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Channel initiation in the semiarid Colorado Front Range




Henkle, Jameson E., author
Wohl, Ellen, advisor
Rathburn, Sara, committee member
Bledsoe, Brian, committee member

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The channel head, defined as the upstream boundary of concentrated water flow and sediment transport between definable banks, represents the transition from hillslope processes to fluvial processes. The ability to delineate the location along a slope at which channels initiate is important for understanding hydrologic and geomorphic processes governing headwater streams. Studies demonstrating an inverse relationship between either contributing drainage area (A) and local valley slope {6) or basin length (L) and 6 for channel heads come primarily from regions with humid climates. Seventy-eight channel heads were mapped in the headwaters of the Cache la Poudre River and the North St. Vrain Creek in the semiarid Colorado Front Range. Multiple field sites were chosen along both rivers to account for variability due to aspect and elevation. Surface topographic parameters were measured in the field and analyzed to test the hypothesis that surface processes control channel initiation in this region. Although simple linear regressions indicate a poor inverse relationship between A and L and no relationship between L and (9, multiple regressions indicate that surface topographic parameters explain over half the variability in the location of channel heads. This suggests that surface processes exert an influence on channel initiation, but do not explain as much of the variability as observed in previous studies from wetter regions. A threshold of erosion necessary to initiate a channel was observed at approximately 10,000 for .4, although values as high as 600,000 were mapped for some channel heads. Variation within the study area correlated with elevation, which is a proxy for differences in volume and type of precipitation; sites at lower elevation with less precipitation, but more intense convective rainfall, tend to have smaller contributing area and basin length. Aspect did not influence surface topographic parameters. Field-mapped channel head locations plot at or downslope from the inflection point of a regional slope-area curve generated from 10 m DEMs, although some extend well downslope. Most actual drainage areas for channel initiation are thus an order of magnitude larger, and plot in a significantly different portion of the slope-area graph, than would result from the widespread practice of assuming channel heads are located at the gradient reversal in such curves.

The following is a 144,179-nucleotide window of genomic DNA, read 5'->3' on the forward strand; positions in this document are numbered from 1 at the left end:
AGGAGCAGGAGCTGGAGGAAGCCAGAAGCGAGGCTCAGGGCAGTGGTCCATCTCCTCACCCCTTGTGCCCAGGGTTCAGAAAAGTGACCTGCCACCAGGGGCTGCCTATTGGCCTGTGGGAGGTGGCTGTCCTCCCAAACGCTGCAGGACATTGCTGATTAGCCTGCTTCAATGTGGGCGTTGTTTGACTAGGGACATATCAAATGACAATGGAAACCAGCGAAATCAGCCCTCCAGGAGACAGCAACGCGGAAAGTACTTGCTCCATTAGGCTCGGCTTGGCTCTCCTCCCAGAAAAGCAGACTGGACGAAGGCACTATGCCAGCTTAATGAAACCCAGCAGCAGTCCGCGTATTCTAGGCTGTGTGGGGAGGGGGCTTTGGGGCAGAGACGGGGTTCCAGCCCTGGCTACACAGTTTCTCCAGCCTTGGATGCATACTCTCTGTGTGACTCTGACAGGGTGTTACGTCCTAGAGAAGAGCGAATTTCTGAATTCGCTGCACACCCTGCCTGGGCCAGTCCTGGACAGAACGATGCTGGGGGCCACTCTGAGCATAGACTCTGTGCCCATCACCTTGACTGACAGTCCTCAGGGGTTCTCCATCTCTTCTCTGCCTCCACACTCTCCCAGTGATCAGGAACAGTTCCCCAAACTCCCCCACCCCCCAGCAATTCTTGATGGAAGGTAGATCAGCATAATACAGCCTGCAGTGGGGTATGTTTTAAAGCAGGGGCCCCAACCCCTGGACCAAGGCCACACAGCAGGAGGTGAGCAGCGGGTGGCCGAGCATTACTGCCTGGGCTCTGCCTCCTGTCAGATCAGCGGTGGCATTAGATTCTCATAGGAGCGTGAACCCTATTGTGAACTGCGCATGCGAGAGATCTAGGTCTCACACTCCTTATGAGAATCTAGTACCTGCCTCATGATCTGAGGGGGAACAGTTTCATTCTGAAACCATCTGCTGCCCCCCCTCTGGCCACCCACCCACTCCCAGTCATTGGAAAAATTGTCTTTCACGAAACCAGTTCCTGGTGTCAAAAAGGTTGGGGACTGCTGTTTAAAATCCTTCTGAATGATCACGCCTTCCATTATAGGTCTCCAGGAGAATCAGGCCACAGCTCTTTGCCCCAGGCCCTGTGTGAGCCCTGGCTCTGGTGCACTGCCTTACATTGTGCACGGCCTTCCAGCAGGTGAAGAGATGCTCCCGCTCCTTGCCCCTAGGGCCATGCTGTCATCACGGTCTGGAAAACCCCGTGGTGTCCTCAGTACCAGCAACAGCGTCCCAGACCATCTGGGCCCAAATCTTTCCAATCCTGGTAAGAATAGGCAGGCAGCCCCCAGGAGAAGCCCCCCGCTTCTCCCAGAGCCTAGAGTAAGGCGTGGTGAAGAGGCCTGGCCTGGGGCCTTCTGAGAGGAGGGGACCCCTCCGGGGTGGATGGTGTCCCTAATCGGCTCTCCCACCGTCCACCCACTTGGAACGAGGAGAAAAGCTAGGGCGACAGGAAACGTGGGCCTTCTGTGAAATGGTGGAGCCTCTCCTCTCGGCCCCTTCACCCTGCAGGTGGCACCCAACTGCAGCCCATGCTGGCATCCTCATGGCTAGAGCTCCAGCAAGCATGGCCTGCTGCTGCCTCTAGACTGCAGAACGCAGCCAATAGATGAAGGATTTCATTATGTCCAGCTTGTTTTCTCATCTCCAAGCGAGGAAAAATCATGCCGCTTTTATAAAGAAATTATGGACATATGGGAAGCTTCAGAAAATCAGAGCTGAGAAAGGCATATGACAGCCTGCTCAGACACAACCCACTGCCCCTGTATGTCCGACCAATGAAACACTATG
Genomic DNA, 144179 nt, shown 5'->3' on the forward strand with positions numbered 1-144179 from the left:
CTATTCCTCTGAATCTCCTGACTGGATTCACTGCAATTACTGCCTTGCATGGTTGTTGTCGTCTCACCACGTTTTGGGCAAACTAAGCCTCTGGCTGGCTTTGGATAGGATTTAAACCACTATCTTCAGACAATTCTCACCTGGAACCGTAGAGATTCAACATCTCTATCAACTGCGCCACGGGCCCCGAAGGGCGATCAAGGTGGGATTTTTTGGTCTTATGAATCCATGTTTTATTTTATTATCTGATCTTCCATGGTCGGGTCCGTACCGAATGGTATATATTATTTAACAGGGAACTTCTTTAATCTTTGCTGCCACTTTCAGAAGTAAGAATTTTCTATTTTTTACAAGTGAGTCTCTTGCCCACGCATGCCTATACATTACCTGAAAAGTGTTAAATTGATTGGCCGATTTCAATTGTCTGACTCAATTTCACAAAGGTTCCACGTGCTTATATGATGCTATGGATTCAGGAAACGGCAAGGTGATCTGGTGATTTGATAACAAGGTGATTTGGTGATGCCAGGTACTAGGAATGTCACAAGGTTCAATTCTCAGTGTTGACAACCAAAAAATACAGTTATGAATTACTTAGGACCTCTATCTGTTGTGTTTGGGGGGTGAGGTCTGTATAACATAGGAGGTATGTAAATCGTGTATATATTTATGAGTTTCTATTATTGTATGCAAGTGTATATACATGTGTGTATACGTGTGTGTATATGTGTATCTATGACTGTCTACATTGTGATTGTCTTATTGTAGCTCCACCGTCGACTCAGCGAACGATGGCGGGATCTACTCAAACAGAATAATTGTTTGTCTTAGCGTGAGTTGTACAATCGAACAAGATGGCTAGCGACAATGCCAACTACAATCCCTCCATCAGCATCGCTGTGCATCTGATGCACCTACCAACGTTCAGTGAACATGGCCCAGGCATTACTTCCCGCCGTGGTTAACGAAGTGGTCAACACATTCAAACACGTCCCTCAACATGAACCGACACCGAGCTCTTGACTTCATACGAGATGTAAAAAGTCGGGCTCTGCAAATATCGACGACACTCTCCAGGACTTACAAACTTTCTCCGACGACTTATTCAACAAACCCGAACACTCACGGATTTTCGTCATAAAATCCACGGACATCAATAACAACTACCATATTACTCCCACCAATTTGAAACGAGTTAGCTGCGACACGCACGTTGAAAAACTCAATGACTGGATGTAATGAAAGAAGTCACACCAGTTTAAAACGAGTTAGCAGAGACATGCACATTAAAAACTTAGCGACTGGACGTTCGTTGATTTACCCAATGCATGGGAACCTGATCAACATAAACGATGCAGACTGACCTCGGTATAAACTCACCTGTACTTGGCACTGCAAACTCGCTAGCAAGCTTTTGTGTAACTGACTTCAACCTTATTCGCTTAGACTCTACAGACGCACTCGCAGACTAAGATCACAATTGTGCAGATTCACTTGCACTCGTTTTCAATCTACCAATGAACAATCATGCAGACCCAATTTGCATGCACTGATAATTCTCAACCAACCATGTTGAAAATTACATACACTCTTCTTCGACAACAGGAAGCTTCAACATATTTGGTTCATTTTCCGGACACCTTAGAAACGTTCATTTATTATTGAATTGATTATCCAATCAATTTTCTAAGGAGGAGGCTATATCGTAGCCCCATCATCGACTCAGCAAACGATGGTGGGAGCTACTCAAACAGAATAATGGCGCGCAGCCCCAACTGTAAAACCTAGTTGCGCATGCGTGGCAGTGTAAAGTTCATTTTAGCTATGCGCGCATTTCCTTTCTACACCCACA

Covers not scanned.
Print version deaccessioned 2022.

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River channels -- Colorado -- Cache la Poudre River Watershed
River channels -- Colorado -- Saint Vrain Creek Watershed
Arid regions -- Colorado -- Cache la Poudre River Watershed
Arid regions -- Colorado -- Saint Vrain Creek Watershed


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